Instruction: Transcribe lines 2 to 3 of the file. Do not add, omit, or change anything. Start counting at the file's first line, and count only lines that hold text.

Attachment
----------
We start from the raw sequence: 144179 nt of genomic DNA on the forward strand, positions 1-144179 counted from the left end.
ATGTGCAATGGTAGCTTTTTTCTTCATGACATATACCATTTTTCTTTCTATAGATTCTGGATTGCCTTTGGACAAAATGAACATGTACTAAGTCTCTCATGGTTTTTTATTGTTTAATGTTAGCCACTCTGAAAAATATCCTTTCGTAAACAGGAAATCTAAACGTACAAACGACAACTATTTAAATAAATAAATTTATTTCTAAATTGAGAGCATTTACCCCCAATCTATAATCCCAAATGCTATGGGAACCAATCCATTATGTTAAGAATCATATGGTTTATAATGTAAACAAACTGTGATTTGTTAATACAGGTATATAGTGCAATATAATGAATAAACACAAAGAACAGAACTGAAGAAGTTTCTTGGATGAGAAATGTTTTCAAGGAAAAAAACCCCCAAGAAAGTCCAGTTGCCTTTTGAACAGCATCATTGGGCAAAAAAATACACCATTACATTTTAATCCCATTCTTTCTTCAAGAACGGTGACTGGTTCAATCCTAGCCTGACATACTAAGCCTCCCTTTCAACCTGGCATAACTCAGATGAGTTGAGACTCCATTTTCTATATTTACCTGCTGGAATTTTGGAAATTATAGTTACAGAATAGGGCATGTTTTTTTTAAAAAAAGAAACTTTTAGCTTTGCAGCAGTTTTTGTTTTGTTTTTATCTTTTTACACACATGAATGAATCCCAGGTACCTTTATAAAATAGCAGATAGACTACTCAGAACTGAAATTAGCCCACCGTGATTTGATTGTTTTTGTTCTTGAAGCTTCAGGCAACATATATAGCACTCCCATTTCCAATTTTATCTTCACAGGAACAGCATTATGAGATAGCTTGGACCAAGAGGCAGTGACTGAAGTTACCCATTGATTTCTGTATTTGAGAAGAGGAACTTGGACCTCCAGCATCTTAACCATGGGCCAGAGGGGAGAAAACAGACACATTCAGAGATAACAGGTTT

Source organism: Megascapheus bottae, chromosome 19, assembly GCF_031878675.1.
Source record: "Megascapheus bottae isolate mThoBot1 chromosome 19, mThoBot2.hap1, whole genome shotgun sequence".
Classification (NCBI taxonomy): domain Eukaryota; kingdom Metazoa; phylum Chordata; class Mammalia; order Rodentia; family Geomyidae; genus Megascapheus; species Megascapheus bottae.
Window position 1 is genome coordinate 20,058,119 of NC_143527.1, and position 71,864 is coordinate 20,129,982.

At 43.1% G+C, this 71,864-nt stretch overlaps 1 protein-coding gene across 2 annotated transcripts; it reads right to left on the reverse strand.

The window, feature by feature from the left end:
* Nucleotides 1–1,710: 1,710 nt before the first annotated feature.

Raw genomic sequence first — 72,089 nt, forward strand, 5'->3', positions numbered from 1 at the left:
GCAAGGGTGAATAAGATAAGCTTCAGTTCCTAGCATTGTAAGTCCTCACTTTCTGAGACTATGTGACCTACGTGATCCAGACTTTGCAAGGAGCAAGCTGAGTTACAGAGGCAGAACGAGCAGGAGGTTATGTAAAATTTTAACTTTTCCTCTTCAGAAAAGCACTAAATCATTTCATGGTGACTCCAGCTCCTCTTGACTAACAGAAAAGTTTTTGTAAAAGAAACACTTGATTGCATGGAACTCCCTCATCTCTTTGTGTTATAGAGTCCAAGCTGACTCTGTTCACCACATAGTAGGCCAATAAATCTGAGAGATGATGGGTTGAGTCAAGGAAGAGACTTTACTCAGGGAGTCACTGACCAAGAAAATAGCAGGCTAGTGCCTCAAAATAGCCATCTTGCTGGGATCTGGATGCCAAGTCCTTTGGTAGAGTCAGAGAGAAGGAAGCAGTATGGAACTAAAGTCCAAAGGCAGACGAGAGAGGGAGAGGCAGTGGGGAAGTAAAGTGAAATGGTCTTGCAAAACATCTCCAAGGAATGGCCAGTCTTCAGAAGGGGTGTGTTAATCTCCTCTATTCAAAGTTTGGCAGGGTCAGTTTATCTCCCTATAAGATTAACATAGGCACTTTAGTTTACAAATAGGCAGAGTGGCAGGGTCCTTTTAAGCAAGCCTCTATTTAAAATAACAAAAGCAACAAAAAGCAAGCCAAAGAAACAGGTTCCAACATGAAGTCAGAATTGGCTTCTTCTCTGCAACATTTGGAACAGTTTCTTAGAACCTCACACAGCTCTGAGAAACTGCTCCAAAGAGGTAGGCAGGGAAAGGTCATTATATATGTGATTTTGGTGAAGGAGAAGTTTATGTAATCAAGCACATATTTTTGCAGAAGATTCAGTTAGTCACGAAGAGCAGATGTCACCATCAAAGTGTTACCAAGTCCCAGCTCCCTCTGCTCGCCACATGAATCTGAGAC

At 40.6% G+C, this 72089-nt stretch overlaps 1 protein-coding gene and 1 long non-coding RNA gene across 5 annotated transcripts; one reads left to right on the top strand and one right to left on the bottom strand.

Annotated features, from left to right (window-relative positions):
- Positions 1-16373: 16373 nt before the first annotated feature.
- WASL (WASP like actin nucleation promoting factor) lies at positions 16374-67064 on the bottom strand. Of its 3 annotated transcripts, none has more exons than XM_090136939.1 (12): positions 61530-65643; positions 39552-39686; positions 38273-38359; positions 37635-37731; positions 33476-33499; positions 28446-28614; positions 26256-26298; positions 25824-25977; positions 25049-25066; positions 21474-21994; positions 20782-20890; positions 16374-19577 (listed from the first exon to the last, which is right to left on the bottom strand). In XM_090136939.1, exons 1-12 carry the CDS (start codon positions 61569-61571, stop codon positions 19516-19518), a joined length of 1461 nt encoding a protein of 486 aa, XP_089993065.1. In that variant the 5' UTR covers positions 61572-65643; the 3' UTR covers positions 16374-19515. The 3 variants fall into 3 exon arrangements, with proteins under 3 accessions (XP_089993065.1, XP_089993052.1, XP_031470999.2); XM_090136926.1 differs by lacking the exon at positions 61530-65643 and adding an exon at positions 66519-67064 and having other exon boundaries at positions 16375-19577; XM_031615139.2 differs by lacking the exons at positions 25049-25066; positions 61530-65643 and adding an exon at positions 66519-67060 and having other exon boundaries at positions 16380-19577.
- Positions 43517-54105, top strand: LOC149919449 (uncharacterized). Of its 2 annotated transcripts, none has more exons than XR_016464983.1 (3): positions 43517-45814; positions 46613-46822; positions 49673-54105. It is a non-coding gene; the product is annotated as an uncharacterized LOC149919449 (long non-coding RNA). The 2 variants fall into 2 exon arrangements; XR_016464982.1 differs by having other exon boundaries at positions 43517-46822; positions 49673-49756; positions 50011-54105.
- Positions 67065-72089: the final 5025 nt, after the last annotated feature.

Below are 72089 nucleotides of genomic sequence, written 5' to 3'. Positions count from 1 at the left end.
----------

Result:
ATGTGCAATGGTAGCTTTTTTCTTCATGACATATACCATTTTTCTTTCTATAGATTCTGGATTGCCTTTGGACAAAATGAACATGTACTAAGTCTCTCATGGTTTTTTATTGTTTAATGTTAGCCACTCTGAAAAATATCCTTTCGTAAACAGGAAATCTAAACGTACAAACGACAACTATTTAAATAAATAAATTTATTTCTAAATTGAGAGCATTTACCCCCAATCTATAATCCCAAATGCTATGGGAACCAATCCATTATGTTAAGAATCATATGGTTTATAATGTAAACAAACTGTGATTTGTTAATACAGGTATATAGTGCAATATAATGAATAAACACAAAGAACAGAACTGAAGAAGTTTCTTGGATGAGAAATGTTTTCAAGGAAAAAAACCCCCAAGAAAGTCCAGTTGCCTTTTGAACAGCATCATTGGGCAAAAAAATACACCATTACATTTTAATCCCATTCTTTCTTCAAGAACGGTGACTGGTTCAATCCTAGCCTGACATACTAAGCCTCCCTTTCAACCTGGCATAACTCAGATGAGTTGAGACTCCATTTTCTATATTTACCTGCTGGAATTTTGGAAATTATAGTTACAGAATAGGGCATGTTTTTTTTAAAAAAAGAAACTTTTAGCTTTGCAGCAGTTTTTGTTTTGTTTTTATCTTTTTACACACATGAATGAATCCCAGGTACCTTTATAAAATAGCAGATAGACTACTCAGAACTGAAATTAGCCCACCGTGATTTGATTGTTTTTGTTCTTGAAGCTTCAGGCAACATATATAGCACTCCCATTTCCAATTTTATCTTCACAGGAACAGCATTATGAGATAGCTTGGACCAAGAGGCAGTGACTGAAGTTACCCATTGATTTCTGTATTTGAGAAGAGGAACTTGGACCTCCAGCATCTTAACCATGGGCCAGAGGGGAGAAAACAGACACATTCAGAGATAACAGGTTT

Source organism: Megascapheus bottae, chromosome 19, assembly GCF_031878675.1.